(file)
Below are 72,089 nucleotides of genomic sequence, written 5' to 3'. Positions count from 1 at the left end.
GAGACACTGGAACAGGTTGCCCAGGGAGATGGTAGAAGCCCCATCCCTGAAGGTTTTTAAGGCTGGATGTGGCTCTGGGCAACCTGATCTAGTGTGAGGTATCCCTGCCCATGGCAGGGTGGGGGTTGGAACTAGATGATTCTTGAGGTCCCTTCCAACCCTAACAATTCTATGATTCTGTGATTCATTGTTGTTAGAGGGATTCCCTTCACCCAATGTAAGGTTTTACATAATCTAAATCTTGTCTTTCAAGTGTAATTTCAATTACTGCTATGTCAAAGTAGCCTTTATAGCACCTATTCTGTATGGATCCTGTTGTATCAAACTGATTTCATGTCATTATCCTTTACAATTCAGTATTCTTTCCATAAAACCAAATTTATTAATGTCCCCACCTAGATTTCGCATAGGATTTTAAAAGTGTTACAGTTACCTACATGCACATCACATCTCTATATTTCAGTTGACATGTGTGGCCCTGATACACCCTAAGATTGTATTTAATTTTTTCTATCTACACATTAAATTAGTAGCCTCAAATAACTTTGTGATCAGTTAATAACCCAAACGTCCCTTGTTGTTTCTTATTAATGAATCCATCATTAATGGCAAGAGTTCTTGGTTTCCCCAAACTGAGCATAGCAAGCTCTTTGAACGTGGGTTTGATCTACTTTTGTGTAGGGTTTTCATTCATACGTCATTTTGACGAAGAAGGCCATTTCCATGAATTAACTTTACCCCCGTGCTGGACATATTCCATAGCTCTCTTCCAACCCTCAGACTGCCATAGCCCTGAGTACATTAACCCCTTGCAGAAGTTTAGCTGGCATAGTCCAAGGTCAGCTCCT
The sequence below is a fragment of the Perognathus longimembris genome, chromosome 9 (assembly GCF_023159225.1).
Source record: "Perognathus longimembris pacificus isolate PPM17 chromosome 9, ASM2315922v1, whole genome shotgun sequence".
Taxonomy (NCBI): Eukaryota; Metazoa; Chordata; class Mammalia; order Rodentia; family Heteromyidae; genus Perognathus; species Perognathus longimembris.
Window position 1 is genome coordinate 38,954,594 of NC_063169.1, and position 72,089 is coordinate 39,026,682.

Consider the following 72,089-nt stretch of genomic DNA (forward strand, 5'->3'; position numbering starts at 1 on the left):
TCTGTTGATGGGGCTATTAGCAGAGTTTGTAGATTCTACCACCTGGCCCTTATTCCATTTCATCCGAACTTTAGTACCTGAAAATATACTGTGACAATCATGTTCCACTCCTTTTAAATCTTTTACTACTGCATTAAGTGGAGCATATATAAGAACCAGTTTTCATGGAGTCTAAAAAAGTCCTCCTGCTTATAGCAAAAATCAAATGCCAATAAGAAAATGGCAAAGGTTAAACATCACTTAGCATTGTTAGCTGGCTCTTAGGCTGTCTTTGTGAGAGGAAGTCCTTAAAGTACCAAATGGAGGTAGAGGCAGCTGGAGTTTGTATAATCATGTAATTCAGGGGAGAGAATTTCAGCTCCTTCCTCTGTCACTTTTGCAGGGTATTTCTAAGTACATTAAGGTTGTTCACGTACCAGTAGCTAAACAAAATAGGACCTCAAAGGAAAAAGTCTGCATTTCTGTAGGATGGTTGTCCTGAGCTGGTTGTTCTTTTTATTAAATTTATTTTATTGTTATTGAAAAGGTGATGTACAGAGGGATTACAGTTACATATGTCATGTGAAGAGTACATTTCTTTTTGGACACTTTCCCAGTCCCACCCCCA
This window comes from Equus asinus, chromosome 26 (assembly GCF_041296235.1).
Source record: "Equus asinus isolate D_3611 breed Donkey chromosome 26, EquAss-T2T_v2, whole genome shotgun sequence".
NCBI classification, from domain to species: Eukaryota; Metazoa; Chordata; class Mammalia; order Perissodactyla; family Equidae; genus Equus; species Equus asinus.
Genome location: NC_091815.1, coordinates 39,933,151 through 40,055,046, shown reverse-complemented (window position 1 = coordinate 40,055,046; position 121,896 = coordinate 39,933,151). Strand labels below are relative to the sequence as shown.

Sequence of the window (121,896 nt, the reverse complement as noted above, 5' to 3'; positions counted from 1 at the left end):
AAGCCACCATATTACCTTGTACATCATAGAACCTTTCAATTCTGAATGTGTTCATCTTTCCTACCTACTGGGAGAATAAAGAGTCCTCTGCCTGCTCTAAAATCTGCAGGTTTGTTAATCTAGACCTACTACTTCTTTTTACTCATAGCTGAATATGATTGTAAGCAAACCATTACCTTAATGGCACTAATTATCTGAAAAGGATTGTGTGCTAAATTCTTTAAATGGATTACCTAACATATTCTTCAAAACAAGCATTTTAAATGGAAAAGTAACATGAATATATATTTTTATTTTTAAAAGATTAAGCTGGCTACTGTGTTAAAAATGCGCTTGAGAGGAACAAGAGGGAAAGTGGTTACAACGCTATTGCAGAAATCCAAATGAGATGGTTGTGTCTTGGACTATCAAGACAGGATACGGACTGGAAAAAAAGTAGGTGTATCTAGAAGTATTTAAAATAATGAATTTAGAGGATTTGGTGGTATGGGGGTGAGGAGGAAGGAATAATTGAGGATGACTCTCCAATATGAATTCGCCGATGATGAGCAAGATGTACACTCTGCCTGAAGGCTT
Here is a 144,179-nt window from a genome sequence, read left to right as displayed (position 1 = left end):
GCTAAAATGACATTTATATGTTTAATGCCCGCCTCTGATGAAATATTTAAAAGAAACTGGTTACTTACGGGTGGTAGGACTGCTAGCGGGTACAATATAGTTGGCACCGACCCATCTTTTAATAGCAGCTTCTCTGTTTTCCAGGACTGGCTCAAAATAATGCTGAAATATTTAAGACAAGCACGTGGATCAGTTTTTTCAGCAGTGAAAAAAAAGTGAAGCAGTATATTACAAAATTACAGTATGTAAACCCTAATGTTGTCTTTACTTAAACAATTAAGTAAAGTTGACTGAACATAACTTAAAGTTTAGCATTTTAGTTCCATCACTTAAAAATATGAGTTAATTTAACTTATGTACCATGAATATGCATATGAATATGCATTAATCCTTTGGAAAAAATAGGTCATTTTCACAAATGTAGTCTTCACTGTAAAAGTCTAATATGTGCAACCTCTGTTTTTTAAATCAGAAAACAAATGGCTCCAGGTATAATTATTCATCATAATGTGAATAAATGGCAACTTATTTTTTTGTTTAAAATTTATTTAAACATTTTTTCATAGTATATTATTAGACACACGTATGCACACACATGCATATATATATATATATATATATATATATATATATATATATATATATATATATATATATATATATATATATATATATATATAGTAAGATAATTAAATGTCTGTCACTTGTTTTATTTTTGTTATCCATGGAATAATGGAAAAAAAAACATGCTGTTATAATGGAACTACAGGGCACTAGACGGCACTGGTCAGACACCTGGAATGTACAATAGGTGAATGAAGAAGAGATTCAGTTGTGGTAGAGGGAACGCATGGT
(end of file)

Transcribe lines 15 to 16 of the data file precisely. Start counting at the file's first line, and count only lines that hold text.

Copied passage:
Here is a 144,179-nt window from a genome sequence, read left to right as displayed (position 1 = left end):
GCTAAAATGACATTTATATGTTTAATGCCCGCCTCTGATGAAATATTTAAAAGAAACTGGTTACTTACGGGTGGTAGGACTGCTAGCGGGTACAATATAGTTGGCACCGACCCATCTTTTAATAGCAGCTTCTCTGTTTTCCAGGACTGGCTCAAAATAATGCTGAAATATTTAAGACAAGCACGTGGATCAGTTTTTTCAGCAGTGAAAAAAAAGTGAAGCAGTATATTACAAAATTACAGTATGTAAACCCTAATGTTGTCTTTACTTAAACAATTAAGTAAAGTTGACTGAACATAACTTAAAGTTTAGCATTTTAGTTCCATCACTTAAAAATATGAGTTAATTTAACTTATGTACCATGAATATGCATATGAATATGCATTAATCCTTTGGAAAAAATAGGTCATTTTCACAAATGTAGTCTTCACTGTAAAAGTCTAATATGTGCAACCTCTGTTTTTTAAATCAGAAAACAAATGGCTCCAGGTATAATTATTCATCATAATGTGAATAAATGGCAACTTATTTTTTTGTTTAAAATTTATTTAAACATTTTTTCATAGTATATTATTAGACACACGTATGCACACACATGCATATATATATATATATATATATATATATATATATATATATATATATATATATATATATATATATATATATATATATATATAGTAAGATAATTAAATGTCTGTCACTTGTTTTATTTTTGTTATCCATGGAATAATGGAAAAAAAAACATGCTGTTATAATGGAACTACAGGGCACTAGACGGCACTGGTCAGACACCTGGAATGTACAATAGGTGAATGAAGAAGAGATTCAGTTGTGGTAGAGGGAACGCATGGT